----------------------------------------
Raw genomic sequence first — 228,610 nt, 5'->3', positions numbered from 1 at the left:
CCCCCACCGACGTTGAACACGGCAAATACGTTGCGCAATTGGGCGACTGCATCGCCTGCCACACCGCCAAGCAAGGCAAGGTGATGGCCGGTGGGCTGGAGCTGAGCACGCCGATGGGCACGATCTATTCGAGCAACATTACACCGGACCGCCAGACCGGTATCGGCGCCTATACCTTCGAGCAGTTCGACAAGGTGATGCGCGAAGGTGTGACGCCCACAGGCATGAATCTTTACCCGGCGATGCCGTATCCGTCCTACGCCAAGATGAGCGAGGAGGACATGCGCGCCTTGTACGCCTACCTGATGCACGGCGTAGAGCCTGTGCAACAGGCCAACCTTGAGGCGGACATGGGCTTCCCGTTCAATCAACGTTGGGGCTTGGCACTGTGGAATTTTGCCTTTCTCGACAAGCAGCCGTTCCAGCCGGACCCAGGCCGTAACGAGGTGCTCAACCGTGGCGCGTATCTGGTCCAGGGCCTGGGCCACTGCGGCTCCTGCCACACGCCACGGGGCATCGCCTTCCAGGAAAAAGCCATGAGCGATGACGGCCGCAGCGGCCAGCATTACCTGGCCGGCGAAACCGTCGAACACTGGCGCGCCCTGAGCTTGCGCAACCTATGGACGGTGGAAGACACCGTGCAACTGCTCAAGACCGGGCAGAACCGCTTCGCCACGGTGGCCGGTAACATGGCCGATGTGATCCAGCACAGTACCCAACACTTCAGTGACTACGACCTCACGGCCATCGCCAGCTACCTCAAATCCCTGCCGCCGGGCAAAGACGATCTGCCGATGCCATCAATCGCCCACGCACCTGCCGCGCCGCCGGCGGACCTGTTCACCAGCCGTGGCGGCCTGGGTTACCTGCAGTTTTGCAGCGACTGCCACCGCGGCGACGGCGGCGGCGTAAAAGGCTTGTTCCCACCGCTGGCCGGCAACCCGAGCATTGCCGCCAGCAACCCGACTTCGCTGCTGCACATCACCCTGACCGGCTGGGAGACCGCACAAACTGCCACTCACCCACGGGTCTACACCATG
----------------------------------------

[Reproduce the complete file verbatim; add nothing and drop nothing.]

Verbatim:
Raw genomic sequence first — 228,610 nt, 5'->3', positions numbered from 1 at the left:
CCCCCACCGACGTTGAACACGGCAAATACGTTGCGCAATTGGGCGACTGCATCGCCTGCCACACCGCCAAGCAAGGCAAGGTGATGGCCGGTGGGCTGGAGCTGAGCACGCCGATGGGCACGATCTATTCGAGCAACATTACACCGGACCGCCAGACCGGTATCGGCGCCTATACCTTCGAGCAGTTCGACAAGGTGATGCGCGAAGGTGTGACGCCCACAGGCATGAATCTTTACCCGGCGATGCCGTATCCGTCCTACGCCAAGATGAGCGAGGAGGACATGCGCGCCTTGTACGCCTACCTGATGCACGGCGTAGAGCCTGTGCAACAGGCCAACCTTGAGGCGGACATGGGCTTCCCGTTCAATCAACGTTGGGGCTTGGCACTGTGGAATTTTGCCTTTCTCGACAAGCAGCCGTTCCAGCCGGACCCAGGCCGTAACGAGGTGCTCAACCGTGGCGCGTATCTGGTCCAGGGCCTGGGCCACTGCGGCTCCTGCCACACGCCACGGGGCATCGCCTTCCAGGAAAAAGCCATGAGCGATGACGGCCGCAGCGGCCAGCATTACCTGGCCGGCGAAACCGTCGAACACTGGCGCGCCCTGAGCTTGCGCAACCTATGGACGGTGGAAGACACCGTGCAACTGCTCAAGACCGGGCAGAACCGCTTCGCCACGGTGGCCGGTAACATGGCCGATGTGATCCAGCACAGTACCCAACACTTCAGTGACTACGACCTCACGGCCATCGCCAGCTACCTCAAATCCCTGCCGCCGGGCAAAGACGATCTGCCGATGCCATCAATCGCCCACGCACCTGCCGCGCCGCCGGCGGACCTGTTCACCAGCCGTGGCGGCCTGGGTTACCTGCAGTTTTGCAGCGACTGCCACCGCGGCGACGGCGGCGGCGTAAAAGGCTTGTTCCCACCGCTGGCCGGCAACCCGAGCATTGCCGCCAGCAACCCGACTTCGCTGCTGCACATCACCCTGACCGGCTGGGAGACCGCACAAACTGCCACTCACCCACGGGTCTACACCATG